The failure of 'Euroterrorism'

Despite the enormous damage it causes, European terrorism is a failure. In all the countries where it has struck -- mainly West Germany, France, Italy, and Spain -- the targets for disruption have resisted the onslaught.

Terrorists have two main objectives: (1) to disorganize the economy so as to cause its breakdown; (2) to produce such political and social tension that the army and the police will follow the example of Argentina and install a right-wing counterterror.

Once a country has turned to fascism in whatever form, terrorists believe, the enemy becomes clearly identifiable and the struggle acquires an ideological undertone around which to mobilize the masses. The resulting situation would lead to civil war and the subsequent disintegration of the state. Radical communism could then be erected over the state's ruins.

So far, the gamble has proven a losing one. The country most touched by terrorism, Italy, is typical in this respect.

In its effort to disorganize the Italian economy, terrorism is abetted by the inefficiency and corruption of the Christian Democratic administration. With their almost instinctive diffidence towards the state, however, Italians have reacted with all sorts of subterfuges. The most successful is the creation of a parallel economy where industries work, produce, and export. Thanks in good part to it, the Italian balance of payments and gold reserves are in excellent shape. A visit to any large department store in the US, or a walk down Fifth Avenue in New York, shows how extensive and varied Italian inventiveness can be.

The Italian economy is in serious trouble owing to inflation and unemployment.But, despite the strains to which terrorism and government inefficiency contribute in no small measure, it is very far from collapsing. The same can be stated with an even greater emphasis for the other European countries where terrorism is active.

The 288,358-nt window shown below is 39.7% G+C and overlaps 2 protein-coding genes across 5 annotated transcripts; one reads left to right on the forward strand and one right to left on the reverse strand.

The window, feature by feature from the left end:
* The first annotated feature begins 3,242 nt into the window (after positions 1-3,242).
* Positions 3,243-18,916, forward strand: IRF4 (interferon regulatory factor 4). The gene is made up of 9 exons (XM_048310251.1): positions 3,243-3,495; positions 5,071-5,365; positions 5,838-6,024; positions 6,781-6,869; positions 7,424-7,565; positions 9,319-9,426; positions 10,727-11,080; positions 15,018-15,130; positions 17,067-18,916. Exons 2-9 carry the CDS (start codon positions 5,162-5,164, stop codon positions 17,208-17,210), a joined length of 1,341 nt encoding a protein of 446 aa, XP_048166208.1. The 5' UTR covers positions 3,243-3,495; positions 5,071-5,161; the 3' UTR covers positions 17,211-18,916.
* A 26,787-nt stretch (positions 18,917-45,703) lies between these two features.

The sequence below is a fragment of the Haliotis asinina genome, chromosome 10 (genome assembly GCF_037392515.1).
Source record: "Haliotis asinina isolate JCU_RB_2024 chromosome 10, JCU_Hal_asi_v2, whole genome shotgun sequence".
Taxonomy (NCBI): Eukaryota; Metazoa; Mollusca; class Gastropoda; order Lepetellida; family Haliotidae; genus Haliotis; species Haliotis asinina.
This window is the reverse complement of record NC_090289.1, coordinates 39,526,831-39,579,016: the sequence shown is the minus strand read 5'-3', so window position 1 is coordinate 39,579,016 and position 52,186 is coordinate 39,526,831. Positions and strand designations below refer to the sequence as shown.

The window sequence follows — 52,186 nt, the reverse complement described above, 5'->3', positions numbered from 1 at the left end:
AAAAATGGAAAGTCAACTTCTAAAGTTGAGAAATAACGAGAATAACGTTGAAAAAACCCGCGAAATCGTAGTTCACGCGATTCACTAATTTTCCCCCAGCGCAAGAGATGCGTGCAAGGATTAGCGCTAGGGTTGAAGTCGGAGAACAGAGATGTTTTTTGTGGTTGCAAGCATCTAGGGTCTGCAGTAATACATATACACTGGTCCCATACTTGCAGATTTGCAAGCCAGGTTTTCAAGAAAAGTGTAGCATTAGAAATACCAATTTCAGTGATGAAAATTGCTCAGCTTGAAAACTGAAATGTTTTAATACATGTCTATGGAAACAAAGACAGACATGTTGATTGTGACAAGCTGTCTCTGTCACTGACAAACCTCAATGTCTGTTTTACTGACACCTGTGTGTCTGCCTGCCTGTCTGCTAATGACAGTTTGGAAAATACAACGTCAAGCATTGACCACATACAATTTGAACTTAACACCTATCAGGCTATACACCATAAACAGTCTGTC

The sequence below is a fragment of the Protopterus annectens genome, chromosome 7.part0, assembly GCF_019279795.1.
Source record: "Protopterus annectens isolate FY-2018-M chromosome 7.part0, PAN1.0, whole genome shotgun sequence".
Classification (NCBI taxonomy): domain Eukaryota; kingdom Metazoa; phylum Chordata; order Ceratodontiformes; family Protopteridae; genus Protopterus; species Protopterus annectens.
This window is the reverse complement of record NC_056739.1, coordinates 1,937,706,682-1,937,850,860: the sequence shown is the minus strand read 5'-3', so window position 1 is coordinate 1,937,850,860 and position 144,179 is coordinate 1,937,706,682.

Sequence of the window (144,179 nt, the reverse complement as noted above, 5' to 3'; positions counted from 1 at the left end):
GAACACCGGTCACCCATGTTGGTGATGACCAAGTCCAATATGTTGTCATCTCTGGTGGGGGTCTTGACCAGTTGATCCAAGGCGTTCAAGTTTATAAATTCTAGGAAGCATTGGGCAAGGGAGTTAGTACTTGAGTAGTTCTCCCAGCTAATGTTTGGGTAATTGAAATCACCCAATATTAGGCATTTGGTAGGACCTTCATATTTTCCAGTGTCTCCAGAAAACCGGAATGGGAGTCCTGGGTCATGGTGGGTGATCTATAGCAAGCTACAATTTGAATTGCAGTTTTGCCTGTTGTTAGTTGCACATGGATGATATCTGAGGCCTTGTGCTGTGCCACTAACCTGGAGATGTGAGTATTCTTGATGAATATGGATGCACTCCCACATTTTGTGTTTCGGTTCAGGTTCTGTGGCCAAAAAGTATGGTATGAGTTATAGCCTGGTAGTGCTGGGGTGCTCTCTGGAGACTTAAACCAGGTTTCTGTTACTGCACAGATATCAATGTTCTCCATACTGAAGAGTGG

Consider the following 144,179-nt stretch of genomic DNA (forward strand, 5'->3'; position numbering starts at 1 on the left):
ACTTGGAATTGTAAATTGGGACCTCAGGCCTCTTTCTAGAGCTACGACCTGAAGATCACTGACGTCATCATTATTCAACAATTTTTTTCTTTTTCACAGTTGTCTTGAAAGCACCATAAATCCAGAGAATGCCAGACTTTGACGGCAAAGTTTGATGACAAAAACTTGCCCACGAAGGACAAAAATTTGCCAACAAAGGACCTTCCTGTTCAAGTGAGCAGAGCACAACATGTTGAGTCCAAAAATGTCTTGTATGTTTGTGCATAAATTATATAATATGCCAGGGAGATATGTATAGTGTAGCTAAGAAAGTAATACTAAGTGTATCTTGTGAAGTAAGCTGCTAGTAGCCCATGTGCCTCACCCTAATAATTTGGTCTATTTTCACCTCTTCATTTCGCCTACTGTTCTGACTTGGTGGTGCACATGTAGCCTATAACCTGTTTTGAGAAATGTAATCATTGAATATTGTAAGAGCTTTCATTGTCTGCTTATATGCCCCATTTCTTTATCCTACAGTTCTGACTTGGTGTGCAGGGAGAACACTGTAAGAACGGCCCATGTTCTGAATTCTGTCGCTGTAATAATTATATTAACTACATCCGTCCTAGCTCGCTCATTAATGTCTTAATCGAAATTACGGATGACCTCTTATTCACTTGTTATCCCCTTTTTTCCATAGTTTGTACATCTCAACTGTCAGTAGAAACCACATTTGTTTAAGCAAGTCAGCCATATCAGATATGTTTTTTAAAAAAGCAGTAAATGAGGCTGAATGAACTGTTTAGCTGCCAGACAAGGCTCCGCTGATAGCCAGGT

The danger that the military might turn these countries into another Argentina seems equally remote. Thanks to the reforms that followed an attempted coup d'etat in Italy by Army elements some time ago, the Italian military today are fully trusted for their attachment to the Constitution by all political formations, Communists included. The police never have shown any political ambitions. In France, the traumatic experience of the Algerian war split the military very deeply at one time, causing rebellions. Today, however, no such threat exists.

Only Spain is causing some anxiety. So long as the Army remains faithful to the King, no major problem will arise. One cannot forget, however, that a number of generals were staunch supporters of the past Franco regime and that Franco himself was a general who rebelled against the legitimate government of the republic.

Two more reasons contribute to render terrorism ineffective: the role of the labor unions and the coordination among the various European police forces. The workers realize that a disorganization of the economy would hurt them as much as the capitalists. The terrorists are also against the Communist parties, which they cause of following the wrong road to power. The Communist-controlled labor unions, powerful in France and Italy, favor the measures to combat terrorism.

The various terrorist groups support one another across the borders in what the press now refers to as "Euroterrorism." But the police support one another, too, as shown by the success of recent coordinated actions in France and Italy.

Last December, the nine members of the European Community signed a convention at Dublin against terrorism. The ministers of the interior, responsible for the police, meet at regular intervals in places kept secret. The Italian police close both eyes if their French colleagues pursue a criminal for a number of miles inside Italy's own territory, and vice versa. The Germans look elsewhere when the French take a peep at their formidable computerized crime files in Wiesbaden.

This entente among police causes some concern for the future of civil liberties. The fear is being expressed that it may prove at times repressive and arbitrary. Strict regulations are being sought. But at the same time it is being realized that the greatest threat to liberty is terrorism itself. Terrorism today represents a coordinated action requiring a coordinated counteraction. As a Paris newspaper puts it, both sides have chosen the strategy of "all against all."

The basic fact remains, however, that terrorism today is an enormous threat that has failed.

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